HHMI award to Weizmann scientists and other Israelis with Weizmann pedigrees

Six Israeli scientists were selected to receive the prestigious Howard Hughes Medical Institute award, which recognizes promising early-career scientists outside the U.S. who are poised to advanced biomedical research. The Israeli group includes three researchers from the Weizmann Institute of Science who also all received their PhDs at the Institute; and three others who received their PhDs here.

HHMI named 41 winners from 16 countries. The prize comes with $650,000 over five years for their research, allowing them to pursue new, creative investigations.

“We are proud of the three Weizmann scientists who received this honor, and proud of the fact that all the Israeli recipients have their educational roots at the Weizmann Institute, which is evidence of the impact of Weizmann science. Moreover, the large ratio of Israeli scientists among the worldwide winners is an indication of the strength and promise of Israeli science,” says Prof. Daniel Zajfman, President of the Weizmann Institute.

The Weizmann Institute scientists who received the prize are:

Prof. Ido Amit of the Department of Immunology, studies the function of the immune system and the role it plays in health and disease. His lab develops novel single-cell genomic technologies to study these cells in unprecedented resolution. Figuring out immune cells’ actions will help advance the next generation of immunotherapy to fight cancer, neurodegeneration, and other disorders.

Dr. Eran Elinav, also of the Department of Immunology, studies how intestinal bacteria (the ‘microbiome’) impact nutrition, human health, and a variety of inflammatory, infectious, metabolic, neurodegenerative diseases, and cancer. Decoding the molecular code dictating host-microbiome interactions will enable the Elinav lab to develop new interventions against these common human disorders.

Dr. Shalev Itzkovitz, of the Department of Molecular Cell Biology, is studying the design principles of metabolic tissues. He combines computational and experimental tools, including advanced single-molecule imaging techniques, to uncover how interactions among cells facilitate normal tissue function and the impact in diseases such as diabetes.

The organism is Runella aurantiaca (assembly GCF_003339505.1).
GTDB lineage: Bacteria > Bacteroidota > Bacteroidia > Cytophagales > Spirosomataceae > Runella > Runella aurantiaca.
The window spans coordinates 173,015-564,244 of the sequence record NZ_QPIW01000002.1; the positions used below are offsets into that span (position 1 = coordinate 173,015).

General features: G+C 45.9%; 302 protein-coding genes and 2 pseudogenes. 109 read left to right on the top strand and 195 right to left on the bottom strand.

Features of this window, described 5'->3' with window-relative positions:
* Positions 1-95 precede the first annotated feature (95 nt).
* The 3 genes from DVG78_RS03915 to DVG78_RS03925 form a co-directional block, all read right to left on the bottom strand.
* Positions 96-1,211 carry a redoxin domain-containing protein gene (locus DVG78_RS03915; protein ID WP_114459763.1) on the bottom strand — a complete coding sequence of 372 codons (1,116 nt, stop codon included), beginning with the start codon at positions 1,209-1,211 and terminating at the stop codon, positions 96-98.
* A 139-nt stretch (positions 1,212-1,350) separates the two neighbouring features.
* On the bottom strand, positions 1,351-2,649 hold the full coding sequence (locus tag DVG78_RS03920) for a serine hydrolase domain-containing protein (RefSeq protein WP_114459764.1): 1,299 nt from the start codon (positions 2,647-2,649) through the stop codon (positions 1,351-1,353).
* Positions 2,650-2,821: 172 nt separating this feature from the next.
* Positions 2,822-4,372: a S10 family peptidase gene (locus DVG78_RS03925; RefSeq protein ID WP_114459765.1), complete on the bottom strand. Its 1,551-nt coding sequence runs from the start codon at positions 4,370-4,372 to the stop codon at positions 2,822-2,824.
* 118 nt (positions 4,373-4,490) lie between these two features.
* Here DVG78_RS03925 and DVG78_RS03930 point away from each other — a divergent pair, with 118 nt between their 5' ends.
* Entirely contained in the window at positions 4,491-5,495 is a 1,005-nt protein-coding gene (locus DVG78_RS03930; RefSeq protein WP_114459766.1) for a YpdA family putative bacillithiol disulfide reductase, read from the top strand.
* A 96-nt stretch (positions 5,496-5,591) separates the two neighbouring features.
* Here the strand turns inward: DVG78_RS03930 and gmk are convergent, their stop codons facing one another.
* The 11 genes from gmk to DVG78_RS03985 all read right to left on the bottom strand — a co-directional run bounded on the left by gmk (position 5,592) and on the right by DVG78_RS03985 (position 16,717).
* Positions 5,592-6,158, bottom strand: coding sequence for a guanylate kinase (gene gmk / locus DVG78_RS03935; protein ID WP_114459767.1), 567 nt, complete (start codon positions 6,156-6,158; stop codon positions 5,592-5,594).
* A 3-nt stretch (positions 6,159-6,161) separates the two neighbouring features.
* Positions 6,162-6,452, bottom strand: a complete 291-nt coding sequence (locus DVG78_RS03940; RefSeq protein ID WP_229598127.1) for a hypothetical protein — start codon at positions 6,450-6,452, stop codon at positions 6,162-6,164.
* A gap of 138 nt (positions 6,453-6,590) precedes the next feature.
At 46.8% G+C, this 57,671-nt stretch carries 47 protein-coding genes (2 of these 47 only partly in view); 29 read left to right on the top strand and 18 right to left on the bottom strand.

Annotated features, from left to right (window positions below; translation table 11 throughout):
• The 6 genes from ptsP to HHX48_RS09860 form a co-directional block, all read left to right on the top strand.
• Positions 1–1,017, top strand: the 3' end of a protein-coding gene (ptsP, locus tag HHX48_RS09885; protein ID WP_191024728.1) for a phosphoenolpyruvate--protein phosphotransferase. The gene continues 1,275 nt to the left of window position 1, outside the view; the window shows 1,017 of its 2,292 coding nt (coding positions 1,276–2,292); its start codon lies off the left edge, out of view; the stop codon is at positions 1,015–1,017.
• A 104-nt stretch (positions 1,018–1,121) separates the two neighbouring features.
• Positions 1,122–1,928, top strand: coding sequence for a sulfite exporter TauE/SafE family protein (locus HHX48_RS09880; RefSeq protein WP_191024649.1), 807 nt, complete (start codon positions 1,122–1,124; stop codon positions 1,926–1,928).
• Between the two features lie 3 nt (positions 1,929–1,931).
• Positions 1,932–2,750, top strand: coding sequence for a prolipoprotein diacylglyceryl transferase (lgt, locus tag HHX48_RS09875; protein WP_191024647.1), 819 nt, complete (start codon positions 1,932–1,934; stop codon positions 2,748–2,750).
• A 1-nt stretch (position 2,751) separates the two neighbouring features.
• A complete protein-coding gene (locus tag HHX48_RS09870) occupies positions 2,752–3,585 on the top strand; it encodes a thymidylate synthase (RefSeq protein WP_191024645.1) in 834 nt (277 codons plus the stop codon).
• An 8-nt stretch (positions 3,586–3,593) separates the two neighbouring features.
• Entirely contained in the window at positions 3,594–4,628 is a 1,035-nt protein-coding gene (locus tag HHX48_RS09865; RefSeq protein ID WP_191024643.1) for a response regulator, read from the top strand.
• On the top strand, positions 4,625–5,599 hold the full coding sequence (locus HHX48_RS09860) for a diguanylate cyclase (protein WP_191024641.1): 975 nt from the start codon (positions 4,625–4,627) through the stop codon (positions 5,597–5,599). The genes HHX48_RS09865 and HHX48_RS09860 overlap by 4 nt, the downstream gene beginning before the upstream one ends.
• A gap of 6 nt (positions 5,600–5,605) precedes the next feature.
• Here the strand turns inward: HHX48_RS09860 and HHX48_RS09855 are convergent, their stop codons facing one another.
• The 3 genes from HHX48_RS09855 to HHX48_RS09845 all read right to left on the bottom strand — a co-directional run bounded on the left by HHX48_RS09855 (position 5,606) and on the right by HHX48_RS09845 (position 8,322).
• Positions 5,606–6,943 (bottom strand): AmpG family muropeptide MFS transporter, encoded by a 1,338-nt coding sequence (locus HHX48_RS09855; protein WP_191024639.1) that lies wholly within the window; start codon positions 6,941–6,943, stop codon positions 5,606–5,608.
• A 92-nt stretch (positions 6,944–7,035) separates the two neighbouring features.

The other Israeli scientists are:

Dr. Yossi Buganim of the Hebrew University of Jerusalem, who is advancing stem cell research by finding improved ways to reprogram adult stem cells into other types. He did his PhD work in the lab of Prof. Varda Rotter in the Department of Molecular Cell Biology at the Weizmann Institute, and received his degree in 2008. 

Dr. Idan Efroni of the Hebrew University of Jerusalem’s Faculty of Agriculture studies what underlies plants remarkable regeneration abilities, focusing on how plants can recruit cells to form new stem cells and meristems. His research will lead to improved plant propagation methods with the goal of increasing food production. He received his PhD in 2010 at the Weizmann Institute under the guidance of Prof. Yuval Eshed at the Institute’s Department of Plant and Environmental Sciences.

Prof. Asya Rolls of the Technion-Israel Institute of Technology studies the relationship between the immune system and the brain as it pertains to health and disease. She performed her doctoral studies in the lab of Prof. Michal Schwartz in the Department of Neurobiology at the Weizmann Institute, receiving her degree in 2007.

The only woman of the group, Prof. Rolls is a prior Clore Fellow of the Weizmann Institute’s Israel National Postdoctoral Award Program for Advancing Women in Science. The highly selective program, now in its tenth year, funds outstanding women PhD graduates to perform postdoctoral studies abroad. The program is fully funded by Weizmann Institute supporters and open to female graduates of all Israeli universities.

Referring to all award recipients, David Clapham, HHMI’s Vice President and Chief Scientific Officer, said: “This is an outstanding group of scientists who will push biomedical research forward worldwide, and we are thrilled to support them alongside our philanthropic partners.”

The prizes are funded by HHMI, the Bill & Melinda Gates Foundation, the Wellcome Trust, and the Calouste Gulbenkian Foundation.

The winners were selected from among 1,400 applications, based on the impact of past work, including doctoral and postdoctoral achievements, and the promise of work to come.

Prof. Ido Amit is supported by the David and Fela Shapell Family Foundation INCPM Fund for Preclinical Studies; the Leona M. and Harry B. Helmsley Charitable Trust; the Rosenwasser Fund for Biomedical Research; the  Steven B. Rubenstein Research Fund for Leukemia and Other Blood Disorders; the Alan and Laraine Fischer Foundation; Isa Lior, Israel; Drs. Herbert and Esther Hecht, Beverly Hills, CA; the Comisaroff Family Trust; Rising Tide; the David M. Polen Charitable Trust; BLG Trust; Mr. and Mrs. Harold Hirshberg, Park Ridge, NJ; David and Molly Bloom; and the Estate of Alice Schwarz-Gardos. Prof. Amit is the recipient of the Helen and Martin Kimmel Award for Innovative Investigation.

Dr. Eran Elinav is supported by the Leona M. and Harry B. Helmsley Charitable Trust; the Adelis Foundation; the Else Kroener Fresenius Foundation; John L. and Vera Schwartz, Pacific Palisades, CA; Rising Tide; Andrew and Cynthia Adelson, Canada; Yael and Rami Ungar, Israel; Leesa Steinberg, Canada; Jack N. Halpern, New York, NY; Lawrence and Sandra Post Family; the Bernard M. and Audrey Jaffe Foundation; the European Research Council. Dr. Elinav is the Incumbent of the Rina Gudinski Career Development Chair.

Dr. Shalev Itzkovitz is supported by the Henry Chanoch Krenter Institute for Biomedical Imaging and Genomics; the Rothschild Caesarea Foundation; the Cymerman-Jakubskind Prize; and the European Research Council. Dr. Itzkovitz is the incumbent of the Philip Harris and Gerald Ronson Career Development Chair.